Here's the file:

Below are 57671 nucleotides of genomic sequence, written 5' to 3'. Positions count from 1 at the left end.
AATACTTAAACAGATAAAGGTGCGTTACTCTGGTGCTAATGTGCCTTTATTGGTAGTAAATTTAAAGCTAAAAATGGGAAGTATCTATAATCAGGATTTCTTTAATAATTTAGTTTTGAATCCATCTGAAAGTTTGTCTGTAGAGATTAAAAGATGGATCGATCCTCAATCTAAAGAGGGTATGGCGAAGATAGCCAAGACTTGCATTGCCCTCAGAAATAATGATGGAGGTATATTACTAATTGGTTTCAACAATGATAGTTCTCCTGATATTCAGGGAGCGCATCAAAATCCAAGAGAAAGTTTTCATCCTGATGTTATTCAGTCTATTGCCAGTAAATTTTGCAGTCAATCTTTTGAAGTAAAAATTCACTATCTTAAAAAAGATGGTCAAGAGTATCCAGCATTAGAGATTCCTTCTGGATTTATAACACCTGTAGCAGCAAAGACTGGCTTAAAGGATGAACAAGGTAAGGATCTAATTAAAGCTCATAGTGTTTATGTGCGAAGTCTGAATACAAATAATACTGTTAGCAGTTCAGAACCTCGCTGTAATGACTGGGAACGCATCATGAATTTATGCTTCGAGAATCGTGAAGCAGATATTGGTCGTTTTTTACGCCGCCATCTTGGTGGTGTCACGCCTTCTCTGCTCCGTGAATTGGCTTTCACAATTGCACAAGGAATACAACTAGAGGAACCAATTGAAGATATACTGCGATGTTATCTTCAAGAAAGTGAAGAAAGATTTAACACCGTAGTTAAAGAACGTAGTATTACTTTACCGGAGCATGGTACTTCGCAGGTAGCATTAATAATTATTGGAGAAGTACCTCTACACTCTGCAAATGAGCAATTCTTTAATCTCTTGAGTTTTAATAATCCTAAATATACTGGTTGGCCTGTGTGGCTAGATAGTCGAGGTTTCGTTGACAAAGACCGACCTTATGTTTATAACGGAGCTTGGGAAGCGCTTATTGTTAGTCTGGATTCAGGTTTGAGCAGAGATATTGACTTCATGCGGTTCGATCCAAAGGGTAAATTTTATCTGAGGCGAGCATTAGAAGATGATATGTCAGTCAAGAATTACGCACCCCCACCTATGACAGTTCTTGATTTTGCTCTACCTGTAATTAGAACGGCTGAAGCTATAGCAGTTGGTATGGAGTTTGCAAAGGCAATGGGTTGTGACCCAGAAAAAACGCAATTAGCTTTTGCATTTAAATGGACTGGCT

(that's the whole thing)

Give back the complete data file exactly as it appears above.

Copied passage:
Below are 57671 nucleotides of genomic sequence, written 5' to 3'. Positions count from 1 at the left end.
AATACTTAAACAGATAAAGGTGCGTTACTCTGGTGCTAATGTGCCTTTATTGGTAGTAAATTTAAAGCTAAAAATGGGAAGTATCTATAATCAGGATTTCTTTAATAATTTAGTTTTGAATCCATCTGAAAGTTTGTCTGTAGAGATTAAAAGATGGATCGATCCTCAATCTAAAGAGGGTATGGCGAAGATAGCCAAGACTTGCATTGCCCTCAGAAATAATGATGGAGGTATATTACTAATTGGTTTCAACAATGATAGTTCTCCTGATATTCAGGGAGCGCATCAAAATCCAAGAGAAAGTTTTCATCCTGATGTTATTCAGTCTATTGCCAGTAAATTTTGCAGTCAATCTTTTGAAGTAAAAATTCACTATCTTAAAAAAGATGGTCAAGAGTATCCAGCATTAGAGATTCCTTCTGGATTTATAACACCTGTAGCAGCAAAGACTGGCTTAAAGGATGAACAAGGTAAGGATCTAATTAAAGCTCATAGTGTTTATGTGCGAAGTCTGAATACAAATAATACTGTTAGCAGTTCAGAACCTCGCTGTAATGACTGGGAACGCATCATGAATTTATGCTTCGAGAATCGTGAAGCAGATATTGGTCGTTTTTTACGCCGCCATCTTGGTGGTGTCACGCCTTCTCTGCTCCGTGAATTGGCTTTCACAATTGCACAAGGAATACAACTAGAGGAACCAATTGAAGATATACTGCGATGTTATCTTCAAGAAAGTGAAGAAAGATTTAACACCGTAGTTAAAGAACGTAGTATTACTTTACCGGAGCATGGTACTTCGCAGGTAGCATTAATAATTATTGGAGAAGTACCTCTACACTCTGCAAATGAGCAATTCTTTAATCTCTTGAGTTTTAATAATCCTAAATATACTGGTTGGCCTGTGTGGCTAGATAGTCGAGGTTTCGTTGACAAAGACCGACCTTATGTTTATAACGGAGCTTGGGAAGCGCTTATTGTTAGTCTGGATTCAGGTTTGAGCAGAGATATTGACTTCATGCGGTTCGATCCAAAGGGTAAATTTTATCTGAGGCGAGCATTAGAAGATGATATGTCAGTCAAGAATTACGCACCCCCACCTATGACAGTTCTTGATTTTGCTCTACCTGTAATTAGAACGGCTGAAGCTATAGCAGTTGGTATGGAGTTTGCAAAGGCAATGGGTTGTGACCCAGAAAAAACGCAATTAGCTTTTGCATTTAAATGGACTGGCT